One of the slogans chanted by the protesters—“We’re in power here!”—was conceived in 2012 by the Russian opposition leader Alexey Navalny during anti-government demonstrations in Moscow, which were attended by thousands. The government responded to our peaceful protests with repression, new laws, and stronger censorship.
Suddenly, out of nowhere, giant, dark-green Minsk police vans appeared and stopped next to the marching women. Men in black balaclavas and unmarked khaki uniforms jumped out and started throwing the women into the vans. As someone who lives in Putin’s Russia and takes part in protests, I’m not easily shocked by brutality, but I got scared. I ran across the street at a red light and fled. Later, in photos and videos, I saw that the Belarusian women had not tried to run. They formed human chains, ripped off the men’s balaclavas, and even attempted to fight their friends out of the men’s grasp.
Signs of Resistance
On weekdays, Minsk can seem like a sleepy place where nothing much happens. But if you look closely, it’s full of signs of resistance. Everyone is their own leader and any neighborhood spot can become a locus of protest.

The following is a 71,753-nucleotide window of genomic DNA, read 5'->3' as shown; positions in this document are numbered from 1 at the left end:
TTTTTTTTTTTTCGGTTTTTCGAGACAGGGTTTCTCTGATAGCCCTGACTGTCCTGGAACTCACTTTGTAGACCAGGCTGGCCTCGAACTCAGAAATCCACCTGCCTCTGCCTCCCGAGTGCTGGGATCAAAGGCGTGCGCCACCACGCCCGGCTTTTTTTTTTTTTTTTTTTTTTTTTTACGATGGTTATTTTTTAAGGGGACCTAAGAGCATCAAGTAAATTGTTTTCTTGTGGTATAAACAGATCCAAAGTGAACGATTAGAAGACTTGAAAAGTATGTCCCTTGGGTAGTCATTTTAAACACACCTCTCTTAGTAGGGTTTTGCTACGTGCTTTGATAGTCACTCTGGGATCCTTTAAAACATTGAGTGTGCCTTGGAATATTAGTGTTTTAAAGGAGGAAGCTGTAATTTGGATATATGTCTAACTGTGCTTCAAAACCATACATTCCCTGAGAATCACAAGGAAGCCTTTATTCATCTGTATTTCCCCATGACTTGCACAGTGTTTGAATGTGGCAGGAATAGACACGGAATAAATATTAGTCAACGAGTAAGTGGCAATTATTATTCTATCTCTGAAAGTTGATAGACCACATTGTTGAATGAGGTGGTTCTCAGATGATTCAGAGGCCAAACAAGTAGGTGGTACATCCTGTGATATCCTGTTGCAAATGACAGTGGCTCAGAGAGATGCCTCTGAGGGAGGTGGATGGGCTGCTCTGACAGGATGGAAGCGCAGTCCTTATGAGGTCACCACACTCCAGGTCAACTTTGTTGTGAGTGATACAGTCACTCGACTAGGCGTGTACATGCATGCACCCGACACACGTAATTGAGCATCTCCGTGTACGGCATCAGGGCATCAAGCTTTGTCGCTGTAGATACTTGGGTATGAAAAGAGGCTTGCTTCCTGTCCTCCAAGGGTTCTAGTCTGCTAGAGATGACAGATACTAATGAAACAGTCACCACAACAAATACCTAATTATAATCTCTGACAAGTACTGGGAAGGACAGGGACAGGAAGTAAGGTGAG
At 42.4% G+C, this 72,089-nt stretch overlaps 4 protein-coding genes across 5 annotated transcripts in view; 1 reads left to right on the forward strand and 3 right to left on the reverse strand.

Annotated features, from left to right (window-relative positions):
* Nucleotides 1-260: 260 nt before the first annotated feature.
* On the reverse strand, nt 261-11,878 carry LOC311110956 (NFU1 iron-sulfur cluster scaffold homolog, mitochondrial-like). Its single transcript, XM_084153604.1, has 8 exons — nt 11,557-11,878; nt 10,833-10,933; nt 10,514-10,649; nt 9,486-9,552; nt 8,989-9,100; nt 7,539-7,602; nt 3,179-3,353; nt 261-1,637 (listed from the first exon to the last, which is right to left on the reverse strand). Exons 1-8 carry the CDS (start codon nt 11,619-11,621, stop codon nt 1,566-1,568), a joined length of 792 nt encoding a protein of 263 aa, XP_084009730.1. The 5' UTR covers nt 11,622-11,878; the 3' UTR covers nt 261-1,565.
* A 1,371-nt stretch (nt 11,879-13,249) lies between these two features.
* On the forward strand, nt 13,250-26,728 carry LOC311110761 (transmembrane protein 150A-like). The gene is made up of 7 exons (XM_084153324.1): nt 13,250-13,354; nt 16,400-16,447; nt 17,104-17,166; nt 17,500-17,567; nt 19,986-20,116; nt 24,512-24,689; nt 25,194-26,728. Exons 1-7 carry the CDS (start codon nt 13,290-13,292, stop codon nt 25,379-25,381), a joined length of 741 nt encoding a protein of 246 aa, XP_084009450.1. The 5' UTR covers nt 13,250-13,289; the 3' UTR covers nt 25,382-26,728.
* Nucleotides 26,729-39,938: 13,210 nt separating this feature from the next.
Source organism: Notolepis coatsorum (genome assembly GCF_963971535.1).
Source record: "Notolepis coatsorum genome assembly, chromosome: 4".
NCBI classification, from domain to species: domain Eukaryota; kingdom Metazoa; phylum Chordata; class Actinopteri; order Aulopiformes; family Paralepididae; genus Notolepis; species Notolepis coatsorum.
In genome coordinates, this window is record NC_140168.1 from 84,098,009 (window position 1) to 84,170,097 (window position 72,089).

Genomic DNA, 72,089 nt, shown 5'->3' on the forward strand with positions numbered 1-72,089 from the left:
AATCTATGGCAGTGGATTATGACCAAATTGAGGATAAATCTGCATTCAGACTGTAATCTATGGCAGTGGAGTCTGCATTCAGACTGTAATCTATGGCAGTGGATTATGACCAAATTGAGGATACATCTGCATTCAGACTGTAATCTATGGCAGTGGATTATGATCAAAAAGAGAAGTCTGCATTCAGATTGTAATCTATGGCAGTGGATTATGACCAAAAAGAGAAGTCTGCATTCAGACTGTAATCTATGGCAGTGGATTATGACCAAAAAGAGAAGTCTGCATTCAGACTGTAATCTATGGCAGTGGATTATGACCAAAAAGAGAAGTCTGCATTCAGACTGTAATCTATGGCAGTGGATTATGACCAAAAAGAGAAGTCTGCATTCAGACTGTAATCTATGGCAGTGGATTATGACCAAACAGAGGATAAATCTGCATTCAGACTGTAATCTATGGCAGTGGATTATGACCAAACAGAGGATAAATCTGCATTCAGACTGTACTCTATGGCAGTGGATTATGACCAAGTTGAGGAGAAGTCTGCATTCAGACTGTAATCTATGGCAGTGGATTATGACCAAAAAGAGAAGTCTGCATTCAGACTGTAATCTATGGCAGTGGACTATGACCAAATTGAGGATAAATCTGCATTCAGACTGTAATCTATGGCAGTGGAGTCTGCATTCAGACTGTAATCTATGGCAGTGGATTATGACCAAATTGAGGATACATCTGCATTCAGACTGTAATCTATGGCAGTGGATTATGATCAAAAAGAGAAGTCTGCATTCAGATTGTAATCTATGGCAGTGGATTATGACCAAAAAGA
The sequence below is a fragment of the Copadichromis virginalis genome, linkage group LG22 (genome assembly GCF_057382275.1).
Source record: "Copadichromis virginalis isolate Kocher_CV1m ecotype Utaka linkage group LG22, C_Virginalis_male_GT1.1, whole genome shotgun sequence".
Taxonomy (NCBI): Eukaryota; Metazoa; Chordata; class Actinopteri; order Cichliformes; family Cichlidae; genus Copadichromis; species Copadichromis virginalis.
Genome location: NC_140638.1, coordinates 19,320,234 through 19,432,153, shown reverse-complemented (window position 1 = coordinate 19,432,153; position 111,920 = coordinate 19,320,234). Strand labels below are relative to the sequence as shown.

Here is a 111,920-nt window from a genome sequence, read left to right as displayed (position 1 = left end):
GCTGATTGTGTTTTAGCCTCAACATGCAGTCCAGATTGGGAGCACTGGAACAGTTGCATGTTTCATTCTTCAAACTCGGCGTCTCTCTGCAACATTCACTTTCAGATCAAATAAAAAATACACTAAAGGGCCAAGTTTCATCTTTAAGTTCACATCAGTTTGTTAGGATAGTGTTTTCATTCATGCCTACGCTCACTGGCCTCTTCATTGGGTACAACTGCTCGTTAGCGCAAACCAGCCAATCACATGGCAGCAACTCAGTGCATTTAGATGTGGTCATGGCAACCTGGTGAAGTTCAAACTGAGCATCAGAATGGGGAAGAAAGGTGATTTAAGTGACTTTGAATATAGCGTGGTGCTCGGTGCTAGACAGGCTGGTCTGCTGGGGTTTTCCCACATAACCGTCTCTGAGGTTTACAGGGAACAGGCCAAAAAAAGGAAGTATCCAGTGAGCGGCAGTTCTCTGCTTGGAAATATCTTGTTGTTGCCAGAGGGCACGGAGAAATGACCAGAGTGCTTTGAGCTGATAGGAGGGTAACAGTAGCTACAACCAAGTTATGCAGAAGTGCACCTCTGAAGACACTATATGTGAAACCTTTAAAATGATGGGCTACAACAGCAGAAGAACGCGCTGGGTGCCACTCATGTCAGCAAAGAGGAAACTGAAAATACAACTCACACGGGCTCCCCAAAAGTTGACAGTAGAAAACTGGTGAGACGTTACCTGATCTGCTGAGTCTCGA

On a street full of half-empty establishments, there’s a tiny coffee shop with an incredibly long line out the door. A few days ago, O’Petit had sheltered protesters fleeing the police. One of the officers broke the café’s glass door as revenge.
Now people stand in line for up to an hour and a half at a time, just to have a cup of coffee here and leave a generous tip. The guestbook is full of hearts, red and white symbols, and messages like, “May the New Free Belarus be filled with people like the ones who work at this café and those who spend all day standing in line outside of it!”
You can even go to a Catholic church and hear a sermon in support of peaceful protest.
Red and white bouquets lie at the exit of the Pushkinskaya subway station. In August, a peaceful protester died here during a demonstration. Now there’s a spontaneous people’s memorial that is constantly being taken down by police. In the ten minutes it took me to draw it, five people stopped by with fresh bouquets. Drivers of passing cars honked at them and people waved from the buses.